Big brother meets the brave new internet
By Lisa Parsons [email@example.com]
Feed, by M. T. Anderson, Candlewick Press, 2002 (first paperback edition 2004), 300 pages.
In the near future, people will have internet feeds implanted in their brains.
These feeds will bombard them with advertising fitted to their latest moods and desires. The feeds will make them passive and therefore stupid and inarticulate, so that even the parents and the president will say “like” too much, and use “go” instead of “say,” and people will respond to every crisis by shopping—which they can do just by thinking about it.
Children will be created in conceptionariums and born in terrariums. They will attend School™, where they will learn how to be good consumers. They will have no idea what goes on in the wider natural world.
It’s Big Brother comes to the Brave New Internet in Feed, a novel aimed at young adults.
Feed’s main character is Titus, a typical but sensitive teenage boy. The plot centers on Violet, a girl with whom Titus hooks up during a moon vacation.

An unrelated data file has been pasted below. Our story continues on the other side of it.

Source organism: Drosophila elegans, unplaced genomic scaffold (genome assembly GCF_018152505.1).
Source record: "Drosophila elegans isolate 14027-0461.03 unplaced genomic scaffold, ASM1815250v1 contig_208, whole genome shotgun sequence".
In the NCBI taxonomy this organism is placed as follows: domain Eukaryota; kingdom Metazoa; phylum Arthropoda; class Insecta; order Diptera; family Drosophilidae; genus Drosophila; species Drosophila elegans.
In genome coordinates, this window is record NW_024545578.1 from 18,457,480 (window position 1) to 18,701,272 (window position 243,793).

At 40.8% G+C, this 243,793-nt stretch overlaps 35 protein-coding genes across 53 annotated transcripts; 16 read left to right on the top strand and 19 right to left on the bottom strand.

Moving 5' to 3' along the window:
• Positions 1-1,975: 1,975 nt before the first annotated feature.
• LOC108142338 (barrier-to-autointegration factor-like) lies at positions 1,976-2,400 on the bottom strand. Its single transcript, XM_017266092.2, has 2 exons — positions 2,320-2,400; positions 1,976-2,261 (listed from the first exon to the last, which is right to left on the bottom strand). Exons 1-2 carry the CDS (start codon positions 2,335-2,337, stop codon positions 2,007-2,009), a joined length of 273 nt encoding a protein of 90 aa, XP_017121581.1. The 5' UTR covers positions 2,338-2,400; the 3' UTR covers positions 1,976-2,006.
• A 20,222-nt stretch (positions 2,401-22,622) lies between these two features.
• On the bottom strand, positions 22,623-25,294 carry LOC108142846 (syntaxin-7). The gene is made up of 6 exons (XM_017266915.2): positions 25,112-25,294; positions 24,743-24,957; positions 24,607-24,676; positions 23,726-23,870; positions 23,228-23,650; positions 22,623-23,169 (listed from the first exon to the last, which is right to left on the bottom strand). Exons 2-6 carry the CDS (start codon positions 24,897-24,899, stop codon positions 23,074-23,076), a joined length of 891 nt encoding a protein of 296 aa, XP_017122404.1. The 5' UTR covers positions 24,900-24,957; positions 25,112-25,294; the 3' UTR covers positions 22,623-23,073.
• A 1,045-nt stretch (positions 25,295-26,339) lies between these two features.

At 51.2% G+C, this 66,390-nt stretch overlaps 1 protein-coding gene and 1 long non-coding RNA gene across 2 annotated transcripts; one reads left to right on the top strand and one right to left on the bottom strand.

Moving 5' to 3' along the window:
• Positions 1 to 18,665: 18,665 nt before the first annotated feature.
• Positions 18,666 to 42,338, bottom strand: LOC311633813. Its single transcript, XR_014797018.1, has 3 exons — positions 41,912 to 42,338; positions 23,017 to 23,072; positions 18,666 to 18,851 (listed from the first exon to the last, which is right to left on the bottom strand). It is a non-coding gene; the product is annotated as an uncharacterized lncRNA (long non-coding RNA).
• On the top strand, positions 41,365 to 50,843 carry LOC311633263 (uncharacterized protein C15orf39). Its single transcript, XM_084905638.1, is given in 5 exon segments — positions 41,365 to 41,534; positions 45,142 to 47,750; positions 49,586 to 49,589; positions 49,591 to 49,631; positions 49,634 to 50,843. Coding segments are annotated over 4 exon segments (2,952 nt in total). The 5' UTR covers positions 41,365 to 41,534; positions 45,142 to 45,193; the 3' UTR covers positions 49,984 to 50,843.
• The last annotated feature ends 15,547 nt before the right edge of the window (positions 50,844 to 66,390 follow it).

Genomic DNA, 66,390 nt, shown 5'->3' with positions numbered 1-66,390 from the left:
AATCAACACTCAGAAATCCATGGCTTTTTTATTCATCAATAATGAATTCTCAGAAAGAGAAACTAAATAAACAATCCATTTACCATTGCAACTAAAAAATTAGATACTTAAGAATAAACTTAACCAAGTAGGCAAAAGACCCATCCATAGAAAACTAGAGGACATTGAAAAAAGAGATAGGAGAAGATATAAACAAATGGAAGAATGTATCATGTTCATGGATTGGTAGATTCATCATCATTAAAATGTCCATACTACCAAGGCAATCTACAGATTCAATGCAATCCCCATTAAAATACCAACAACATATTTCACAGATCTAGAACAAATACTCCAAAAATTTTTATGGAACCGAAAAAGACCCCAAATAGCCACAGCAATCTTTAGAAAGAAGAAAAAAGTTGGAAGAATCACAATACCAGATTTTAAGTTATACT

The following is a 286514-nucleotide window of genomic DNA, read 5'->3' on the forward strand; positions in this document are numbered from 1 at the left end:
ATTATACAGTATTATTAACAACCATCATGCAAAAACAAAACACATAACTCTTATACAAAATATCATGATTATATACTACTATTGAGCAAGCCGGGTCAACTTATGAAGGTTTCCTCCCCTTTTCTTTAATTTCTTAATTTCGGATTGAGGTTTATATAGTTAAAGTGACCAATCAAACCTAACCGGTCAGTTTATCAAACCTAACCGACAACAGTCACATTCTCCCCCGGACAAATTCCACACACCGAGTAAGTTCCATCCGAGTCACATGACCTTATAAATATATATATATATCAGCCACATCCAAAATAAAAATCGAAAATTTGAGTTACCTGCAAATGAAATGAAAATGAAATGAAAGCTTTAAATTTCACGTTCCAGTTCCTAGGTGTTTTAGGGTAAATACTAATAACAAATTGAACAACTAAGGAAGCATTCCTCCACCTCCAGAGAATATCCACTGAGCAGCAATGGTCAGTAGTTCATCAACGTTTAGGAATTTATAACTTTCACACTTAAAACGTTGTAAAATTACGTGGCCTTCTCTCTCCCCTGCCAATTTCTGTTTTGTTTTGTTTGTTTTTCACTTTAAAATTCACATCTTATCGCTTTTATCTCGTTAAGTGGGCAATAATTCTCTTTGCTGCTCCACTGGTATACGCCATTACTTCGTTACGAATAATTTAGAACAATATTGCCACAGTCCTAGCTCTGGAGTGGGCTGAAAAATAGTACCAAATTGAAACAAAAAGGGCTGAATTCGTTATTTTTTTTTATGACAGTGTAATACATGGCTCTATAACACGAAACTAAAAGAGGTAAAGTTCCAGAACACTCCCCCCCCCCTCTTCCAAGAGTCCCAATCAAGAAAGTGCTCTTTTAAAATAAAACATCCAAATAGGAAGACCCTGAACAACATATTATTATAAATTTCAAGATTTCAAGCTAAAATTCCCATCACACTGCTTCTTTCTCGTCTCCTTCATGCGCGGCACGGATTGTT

After a hacking incident in a nightclub disrupts Titus and Violet’s feed connections, Violet’s feed sustains lasting damage. She petitions several corporations for help but, because Violet has been a rebellious and difficult child, deliberately screwing with the net’s attempts to profile her, the corporations decline. Now, if she’d like to rethink her behavior, and start shopping like a normal human being, and allow them to pigeonhole her, then they’ll reconsider, but she resists. And so Violet is going to die, because her broken feed is damaging her brain.
And Titus, well, he cares, and maybe he wants to help her, but he also just wants to be a regular kid and shop and hang out and stuff, you know?
Feed’s message is of course not about the internet; it’s about getting the society you ask for, from young adulthood on. Aldous Huxley had soma; M. T. Anderson has illicit web sites you plug your brain feed into.
Anderson, who lives in Boston and teaches at Vermont College, is fluent in both teen-think and cyber-think. He’s melded those two worlds to make a grabby, slick, readable little cautionary novel.
- Lisa Parsons
2004 HippoPress LLC | Manchester, NH